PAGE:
Despite the fact that Navalny and his allies have effectively been banned from participating in any elections in Russia since 2013, they have managed to find a way to convert their online influence into political action on the ground. In 2018, Navalny’s team developed a tactical voting strategy called Smart Voting. During major elections in Russia, Smart Voting provides recommendations consisting of various candidates who have the best chances of winning against United Russia candidates in their respective constituencies. The system relies on several online platforms, including a smartphone app, a website and social media chatbots, to disseminate its recommendations to Navalny’s supporters and unaligned Putin opponents.
After Smart Voting claimed its first major victory during the 2019 Moscow City Duma elections, the Kremlin invested significant efforts in fighting against Navalny, both online and offline. The opposition politician survived a nerve agent poisoning in August 2020 and was subsequently imprisoned on charges widely regarded as trumped-up in January 2021. In July 2021, Navalny’s Anti-Corruption Foundation was designated an “extremist organisation” and dissolved by the Moscow City Court.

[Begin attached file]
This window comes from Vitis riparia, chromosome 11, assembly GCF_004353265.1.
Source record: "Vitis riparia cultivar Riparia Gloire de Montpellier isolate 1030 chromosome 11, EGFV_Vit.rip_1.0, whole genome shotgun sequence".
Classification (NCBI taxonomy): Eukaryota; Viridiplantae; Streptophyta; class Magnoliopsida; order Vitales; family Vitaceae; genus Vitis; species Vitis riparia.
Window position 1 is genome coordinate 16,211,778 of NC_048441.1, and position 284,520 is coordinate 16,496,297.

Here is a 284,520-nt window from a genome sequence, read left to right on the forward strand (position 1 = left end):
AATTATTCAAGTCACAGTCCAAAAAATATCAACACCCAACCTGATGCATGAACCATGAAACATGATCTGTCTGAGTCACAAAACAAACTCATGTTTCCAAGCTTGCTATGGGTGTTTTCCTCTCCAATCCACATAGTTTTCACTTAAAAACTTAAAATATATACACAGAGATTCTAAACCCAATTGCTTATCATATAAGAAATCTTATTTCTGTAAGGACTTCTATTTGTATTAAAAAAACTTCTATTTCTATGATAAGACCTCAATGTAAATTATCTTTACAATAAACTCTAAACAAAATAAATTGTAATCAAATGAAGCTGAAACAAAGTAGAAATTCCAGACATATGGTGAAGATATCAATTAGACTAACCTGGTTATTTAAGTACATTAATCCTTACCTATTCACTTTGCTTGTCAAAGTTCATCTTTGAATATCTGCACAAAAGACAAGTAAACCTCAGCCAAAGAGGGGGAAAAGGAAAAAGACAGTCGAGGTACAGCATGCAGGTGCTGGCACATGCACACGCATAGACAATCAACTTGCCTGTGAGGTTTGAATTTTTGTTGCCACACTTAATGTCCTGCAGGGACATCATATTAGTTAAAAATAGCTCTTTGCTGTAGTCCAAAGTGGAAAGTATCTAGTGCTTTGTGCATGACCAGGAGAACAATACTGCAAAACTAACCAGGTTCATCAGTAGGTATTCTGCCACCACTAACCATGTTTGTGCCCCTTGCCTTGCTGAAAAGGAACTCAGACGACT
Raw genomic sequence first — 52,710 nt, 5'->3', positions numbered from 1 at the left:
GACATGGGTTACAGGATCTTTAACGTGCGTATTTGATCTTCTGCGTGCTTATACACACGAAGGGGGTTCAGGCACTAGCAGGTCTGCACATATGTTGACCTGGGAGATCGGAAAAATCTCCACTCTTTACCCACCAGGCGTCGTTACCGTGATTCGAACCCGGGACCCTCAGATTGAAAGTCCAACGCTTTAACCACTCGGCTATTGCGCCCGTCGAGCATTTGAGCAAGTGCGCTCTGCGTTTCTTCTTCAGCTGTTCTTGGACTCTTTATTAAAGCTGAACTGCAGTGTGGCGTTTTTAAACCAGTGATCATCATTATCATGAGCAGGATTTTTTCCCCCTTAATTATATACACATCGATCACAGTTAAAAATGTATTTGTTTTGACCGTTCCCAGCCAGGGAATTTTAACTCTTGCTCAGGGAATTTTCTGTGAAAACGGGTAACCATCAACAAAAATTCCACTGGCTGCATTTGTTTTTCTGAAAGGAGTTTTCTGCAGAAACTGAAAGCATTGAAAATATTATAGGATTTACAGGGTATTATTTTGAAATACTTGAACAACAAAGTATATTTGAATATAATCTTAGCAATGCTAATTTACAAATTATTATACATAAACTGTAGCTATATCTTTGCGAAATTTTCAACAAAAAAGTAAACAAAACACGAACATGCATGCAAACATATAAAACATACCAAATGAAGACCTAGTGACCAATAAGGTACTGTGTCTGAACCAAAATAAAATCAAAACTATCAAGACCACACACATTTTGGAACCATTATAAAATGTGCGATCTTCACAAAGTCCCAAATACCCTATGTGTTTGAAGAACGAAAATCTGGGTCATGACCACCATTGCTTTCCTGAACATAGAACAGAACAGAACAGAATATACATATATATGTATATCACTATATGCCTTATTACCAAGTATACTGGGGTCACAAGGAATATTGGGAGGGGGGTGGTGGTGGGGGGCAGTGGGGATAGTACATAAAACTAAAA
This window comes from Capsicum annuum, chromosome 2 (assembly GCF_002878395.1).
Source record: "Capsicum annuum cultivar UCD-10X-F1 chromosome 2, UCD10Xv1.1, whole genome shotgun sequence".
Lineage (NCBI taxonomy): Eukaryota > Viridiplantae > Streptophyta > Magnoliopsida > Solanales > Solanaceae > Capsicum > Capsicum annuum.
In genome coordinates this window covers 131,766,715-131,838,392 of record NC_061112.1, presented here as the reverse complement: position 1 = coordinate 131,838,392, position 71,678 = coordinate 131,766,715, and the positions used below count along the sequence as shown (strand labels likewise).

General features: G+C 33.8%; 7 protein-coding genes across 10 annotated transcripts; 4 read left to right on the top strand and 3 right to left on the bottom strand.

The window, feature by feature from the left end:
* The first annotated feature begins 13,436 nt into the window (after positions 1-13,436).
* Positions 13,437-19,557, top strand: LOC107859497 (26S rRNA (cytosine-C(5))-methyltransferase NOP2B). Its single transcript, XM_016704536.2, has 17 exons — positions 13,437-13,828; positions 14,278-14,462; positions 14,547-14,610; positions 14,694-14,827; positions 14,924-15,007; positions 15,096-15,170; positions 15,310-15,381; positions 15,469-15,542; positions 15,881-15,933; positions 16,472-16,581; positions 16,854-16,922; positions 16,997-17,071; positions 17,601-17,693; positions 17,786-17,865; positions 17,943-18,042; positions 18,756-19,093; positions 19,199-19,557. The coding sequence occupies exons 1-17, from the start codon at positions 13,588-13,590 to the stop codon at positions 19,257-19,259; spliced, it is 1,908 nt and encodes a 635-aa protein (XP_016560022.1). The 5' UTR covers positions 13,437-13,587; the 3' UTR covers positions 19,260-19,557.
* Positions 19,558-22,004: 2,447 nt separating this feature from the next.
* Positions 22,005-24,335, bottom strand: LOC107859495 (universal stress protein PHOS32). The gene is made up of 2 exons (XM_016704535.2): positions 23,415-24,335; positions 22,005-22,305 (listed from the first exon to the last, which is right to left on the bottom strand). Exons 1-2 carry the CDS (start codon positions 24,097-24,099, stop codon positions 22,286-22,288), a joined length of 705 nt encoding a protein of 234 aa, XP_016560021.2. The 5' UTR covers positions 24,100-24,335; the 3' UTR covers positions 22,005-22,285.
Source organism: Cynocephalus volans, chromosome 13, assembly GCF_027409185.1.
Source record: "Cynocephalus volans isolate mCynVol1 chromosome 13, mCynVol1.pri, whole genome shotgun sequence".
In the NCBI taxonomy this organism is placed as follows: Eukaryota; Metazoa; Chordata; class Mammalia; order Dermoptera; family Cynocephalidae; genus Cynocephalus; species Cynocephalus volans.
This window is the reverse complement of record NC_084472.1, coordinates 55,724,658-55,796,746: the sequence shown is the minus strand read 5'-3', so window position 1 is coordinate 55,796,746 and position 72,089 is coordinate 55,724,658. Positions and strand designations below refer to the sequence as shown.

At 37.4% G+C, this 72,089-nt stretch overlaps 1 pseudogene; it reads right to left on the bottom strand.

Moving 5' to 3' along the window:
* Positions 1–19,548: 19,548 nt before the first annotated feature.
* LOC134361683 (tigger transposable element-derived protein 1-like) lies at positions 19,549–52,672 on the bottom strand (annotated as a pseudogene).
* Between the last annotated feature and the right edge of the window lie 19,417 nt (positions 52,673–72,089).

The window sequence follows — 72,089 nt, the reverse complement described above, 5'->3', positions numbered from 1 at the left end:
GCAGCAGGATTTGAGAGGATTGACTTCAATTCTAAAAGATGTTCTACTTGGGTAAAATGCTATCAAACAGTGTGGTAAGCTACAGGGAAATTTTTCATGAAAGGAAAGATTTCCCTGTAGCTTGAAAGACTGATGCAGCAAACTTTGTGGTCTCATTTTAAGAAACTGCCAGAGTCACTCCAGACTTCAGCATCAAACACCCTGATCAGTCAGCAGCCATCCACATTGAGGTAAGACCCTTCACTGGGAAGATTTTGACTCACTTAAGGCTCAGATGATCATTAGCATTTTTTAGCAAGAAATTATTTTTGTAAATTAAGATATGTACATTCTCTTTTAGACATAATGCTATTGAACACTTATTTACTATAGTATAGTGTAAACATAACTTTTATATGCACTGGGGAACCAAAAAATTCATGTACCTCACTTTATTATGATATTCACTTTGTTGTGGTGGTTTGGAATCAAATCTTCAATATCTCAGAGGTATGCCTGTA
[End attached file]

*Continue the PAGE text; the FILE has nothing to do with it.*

Since then, the designation of Navalny and his allies as “extremists” has been used by Russian authorities as a pretext to block public access to the Smart Voting platforms online. Roskomnadzor began blocking the Smart Voting website on 6 September 2021, days before the State Duma Elections. On 17 September, the first day of voting, Apple and Google removed the Smart Voting app from their online stores in Russia at the demand of Russian law enforcement authorities. The New York Times journalists later reported, citing an anonymous insider familiar with Google’s decision, that Russian authorities had threatened to prosecute Google’s Russia-based employees if the company did not comply with their demand.